We followed the sound of a live band to Naja’s Place. Said band was butchering Blues Traveller covers (poor song choices and singing quality) at a volume that required shouting over. We were lucky to commandeer a quiet corner of the side bar. Now despite any complaints about the dirty crowd or dirtier bar, Naja’s beer wall was overwhelmingly brilliant. We’re talking scores of beers I’d never heard of, let alone seen on tap in LA.

Najas Beer Wall

I was directed to the Dogfish Head for it’s rarely-on-tap qualities.

Dogfish Head Beer

It was definitely a robustly flavored beer, hoppy… and you know what, I don’t really know what I’m talking about. I’m just saying what other people said. It was cold and bold and did the trick.

Quality Seafood

Maintaining the pace, we moved down the marina to Quality Seafood for live sea urchin. Plucked from the tank, displayed momentarily before being cracked and scooped, then served up for succulent devouring. At seven dollars per pound, I don’t get why it’s one of the more expensive items on a sushi menu. Either way it was as delicate, rich, decadent and still moving while we eat it.

Sea Urchin

Onward up to the pier for Churros. Hot and heavy, these sweets are some of my favorite desserts in the world. It’s hard to compete with La Casita Mexicana’s, but these pier churros were definitely better than Disneyland’s.

Churros

Last stop of the marathon was at Hudson House. Off the water, but in a large, comfortable space, we settled in to finish off the day. I’d been to Hudson House before so I knew the food would be better than Simmzy’s. The burger, lamb on sugar cane skewers, cauliflower fritters, sweet potato fries and beer battered Twinkie, proved as much.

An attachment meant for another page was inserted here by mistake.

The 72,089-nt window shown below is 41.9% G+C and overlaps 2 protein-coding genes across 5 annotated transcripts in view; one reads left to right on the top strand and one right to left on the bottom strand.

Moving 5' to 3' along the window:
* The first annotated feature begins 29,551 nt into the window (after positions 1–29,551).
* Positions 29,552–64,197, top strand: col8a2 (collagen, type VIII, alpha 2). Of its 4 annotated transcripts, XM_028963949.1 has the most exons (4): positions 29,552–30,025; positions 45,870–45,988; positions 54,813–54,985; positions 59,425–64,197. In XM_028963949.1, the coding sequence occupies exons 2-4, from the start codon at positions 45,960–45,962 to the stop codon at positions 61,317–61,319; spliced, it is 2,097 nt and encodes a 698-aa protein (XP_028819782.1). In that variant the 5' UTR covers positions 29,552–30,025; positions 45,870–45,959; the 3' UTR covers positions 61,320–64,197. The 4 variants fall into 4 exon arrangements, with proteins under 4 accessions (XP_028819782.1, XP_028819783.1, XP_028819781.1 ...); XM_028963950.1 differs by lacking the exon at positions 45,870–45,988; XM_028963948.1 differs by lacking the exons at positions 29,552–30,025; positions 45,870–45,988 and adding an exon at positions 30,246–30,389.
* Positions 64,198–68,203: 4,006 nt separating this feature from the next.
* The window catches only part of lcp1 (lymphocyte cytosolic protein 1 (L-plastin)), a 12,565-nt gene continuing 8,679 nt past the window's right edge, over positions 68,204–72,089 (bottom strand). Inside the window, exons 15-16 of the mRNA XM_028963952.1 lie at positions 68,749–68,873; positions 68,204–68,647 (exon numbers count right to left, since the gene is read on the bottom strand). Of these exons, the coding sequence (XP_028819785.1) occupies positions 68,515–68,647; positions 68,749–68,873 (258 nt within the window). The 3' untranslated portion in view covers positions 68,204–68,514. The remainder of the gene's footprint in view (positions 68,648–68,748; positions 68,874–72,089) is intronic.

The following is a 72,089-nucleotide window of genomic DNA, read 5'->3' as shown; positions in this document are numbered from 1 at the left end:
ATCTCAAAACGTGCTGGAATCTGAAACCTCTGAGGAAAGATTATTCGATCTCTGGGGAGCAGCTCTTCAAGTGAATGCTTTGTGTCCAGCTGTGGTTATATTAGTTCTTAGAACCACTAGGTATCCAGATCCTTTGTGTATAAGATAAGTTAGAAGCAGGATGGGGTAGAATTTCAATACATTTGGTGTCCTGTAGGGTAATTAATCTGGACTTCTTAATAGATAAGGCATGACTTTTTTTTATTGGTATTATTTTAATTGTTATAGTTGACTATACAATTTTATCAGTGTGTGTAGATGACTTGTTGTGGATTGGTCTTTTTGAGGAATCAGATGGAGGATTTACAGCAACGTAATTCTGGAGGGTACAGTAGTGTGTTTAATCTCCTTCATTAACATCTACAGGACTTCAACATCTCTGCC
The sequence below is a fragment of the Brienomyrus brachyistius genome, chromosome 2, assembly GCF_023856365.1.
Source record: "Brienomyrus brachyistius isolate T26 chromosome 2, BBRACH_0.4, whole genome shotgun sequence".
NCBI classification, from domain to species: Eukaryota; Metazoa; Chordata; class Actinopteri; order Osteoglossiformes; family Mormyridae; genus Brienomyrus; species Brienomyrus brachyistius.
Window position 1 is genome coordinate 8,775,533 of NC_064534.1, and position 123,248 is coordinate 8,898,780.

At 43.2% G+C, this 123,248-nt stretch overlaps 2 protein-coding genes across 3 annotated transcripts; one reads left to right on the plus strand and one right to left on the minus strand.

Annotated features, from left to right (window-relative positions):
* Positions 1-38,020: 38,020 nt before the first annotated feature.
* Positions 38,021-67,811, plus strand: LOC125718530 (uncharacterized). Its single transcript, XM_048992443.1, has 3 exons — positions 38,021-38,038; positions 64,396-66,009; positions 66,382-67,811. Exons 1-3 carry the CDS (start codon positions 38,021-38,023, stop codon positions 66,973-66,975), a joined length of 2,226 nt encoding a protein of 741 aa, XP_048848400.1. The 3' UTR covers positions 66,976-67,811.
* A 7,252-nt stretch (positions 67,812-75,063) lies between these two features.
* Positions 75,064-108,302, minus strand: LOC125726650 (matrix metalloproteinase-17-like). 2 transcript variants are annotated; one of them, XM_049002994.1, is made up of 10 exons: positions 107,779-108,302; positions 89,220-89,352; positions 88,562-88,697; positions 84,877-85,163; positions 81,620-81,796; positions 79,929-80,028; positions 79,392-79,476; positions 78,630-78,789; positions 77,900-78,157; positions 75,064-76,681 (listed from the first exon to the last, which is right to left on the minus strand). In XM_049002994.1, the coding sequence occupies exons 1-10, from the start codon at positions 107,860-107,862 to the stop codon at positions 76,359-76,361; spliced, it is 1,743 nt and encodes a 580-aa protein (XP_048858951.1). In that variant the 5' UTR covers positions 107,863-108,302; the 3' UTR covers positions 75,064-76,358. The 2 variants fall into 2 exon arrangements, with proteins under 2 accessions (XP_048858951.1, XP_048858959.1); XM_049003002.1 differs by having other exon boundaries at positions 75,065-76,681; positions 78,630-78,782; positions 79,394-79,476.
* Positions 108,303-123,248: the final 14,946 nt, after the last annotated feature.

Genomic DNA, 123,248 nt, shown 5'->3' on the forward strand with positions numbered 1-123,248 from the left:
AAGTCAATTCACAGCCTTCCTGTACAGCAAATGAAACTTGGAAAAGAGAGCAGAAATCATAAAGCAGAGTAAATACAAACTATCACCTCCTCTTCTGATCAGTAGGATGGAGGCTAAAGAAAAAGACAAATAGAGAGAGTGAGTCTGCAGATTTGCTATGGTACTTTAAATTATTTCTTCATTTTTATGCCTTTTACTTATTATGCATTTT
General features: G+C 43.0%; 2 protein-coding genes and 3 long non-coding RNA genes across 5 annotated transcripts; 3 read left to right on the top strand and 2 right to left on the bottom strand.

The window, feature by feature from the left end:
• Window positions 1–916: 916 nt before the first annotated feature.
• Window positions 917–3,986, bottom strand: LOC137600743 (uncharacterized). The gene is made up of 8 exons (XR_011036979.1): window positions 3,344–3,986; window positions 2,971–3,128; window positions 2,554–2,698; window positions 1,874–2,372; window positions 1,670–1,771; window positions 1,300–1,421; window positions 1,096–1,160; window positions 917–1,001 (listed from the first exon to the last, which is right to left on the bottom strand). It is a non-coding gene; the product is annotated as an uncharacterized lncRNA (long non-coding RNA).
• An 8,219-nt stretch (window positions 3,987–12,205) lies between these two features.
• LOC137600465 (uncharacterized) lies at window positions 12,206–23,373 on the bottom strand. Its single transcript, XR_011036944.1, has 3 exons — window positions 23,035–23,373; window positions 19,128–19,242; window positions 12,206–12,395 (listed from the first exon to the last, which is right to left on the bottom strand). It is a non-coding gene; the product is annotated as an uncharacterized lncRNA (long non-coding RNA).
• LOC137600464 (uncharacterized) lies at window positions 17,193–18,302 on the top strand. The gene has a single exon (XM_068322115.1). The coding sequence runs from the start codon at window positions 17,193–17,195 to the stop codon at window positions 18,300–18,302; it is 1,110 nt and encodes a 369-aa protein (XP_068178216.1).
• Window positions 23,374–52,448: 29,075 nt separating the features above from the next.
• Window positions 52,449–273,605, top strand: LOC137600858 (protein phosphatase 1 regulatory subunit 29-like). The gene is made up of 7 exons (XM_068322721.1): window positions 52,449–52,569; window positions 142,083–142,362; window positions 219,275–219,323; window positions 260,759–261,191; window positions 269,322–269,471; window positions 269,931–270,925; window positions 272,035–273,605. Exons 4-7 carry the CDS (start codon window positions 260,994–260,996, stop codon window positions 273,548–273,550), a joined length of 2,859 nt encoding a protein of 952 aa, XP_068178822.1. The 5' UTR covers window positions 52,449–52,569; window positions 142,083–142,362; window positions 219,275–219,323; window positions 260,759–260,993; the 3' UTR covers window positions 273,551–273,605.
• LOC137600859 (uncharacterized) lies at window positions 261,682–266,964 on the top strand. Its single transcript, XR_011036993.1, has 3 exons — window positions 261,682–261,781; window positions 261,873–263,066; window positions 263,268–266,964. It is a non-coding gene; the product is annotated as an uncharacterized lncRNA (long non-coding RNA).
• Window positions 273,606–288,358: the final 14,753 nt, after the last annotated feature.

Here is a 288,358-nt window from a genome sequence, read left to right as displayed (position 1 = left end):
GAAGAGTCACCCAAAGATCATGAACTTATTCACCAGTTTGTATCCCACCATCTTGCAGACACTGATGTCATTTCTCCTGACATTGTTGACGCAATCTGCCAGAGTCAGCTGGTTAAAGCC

Hudson House Twinkie

I can confidently say the south bay is growing up right before our eyes. Still a drinking town, but with about a hundred and fifty different kinds of beer between our three stops. Still a lot of shorts and sandals, but with solid bar food and beachfront locations it comes with the territory. All in all it was a very fun, well-executed marathon thanks to Josh.

Hudson House Beer

Finger Lickin’ Links

June 3, 2009

On my way to work I saw a truck parked outside of a house. The truck was a mobile BBQ grill cleaner, which I thought was called Dirty Grills. Unfortunately I can’t find a website or company by that name. ANYWAY, it’s BBQ season so clean your grills. These grilz too, if you can still afford them.

Speaking of bar-b-que, The Smokin’ Joint is taking over that prime 3rd Street location that I’ve often complained about being under utilized.

The Smokin Joint BBQ

Other BBQ related news includes hope for an upcoming College World Series food marathon in Fullerton. Chris and Pitts is on the list, per Dig Lounge’s suggestion. Also check out the BBQ and Baseball blog.

Chris and Pitts BBQ

Lastly,it’s no news that Food Trucks are taking over LA. Jump on the bandwagon at the new LA Food Truck blog.

kogi korean bbq truck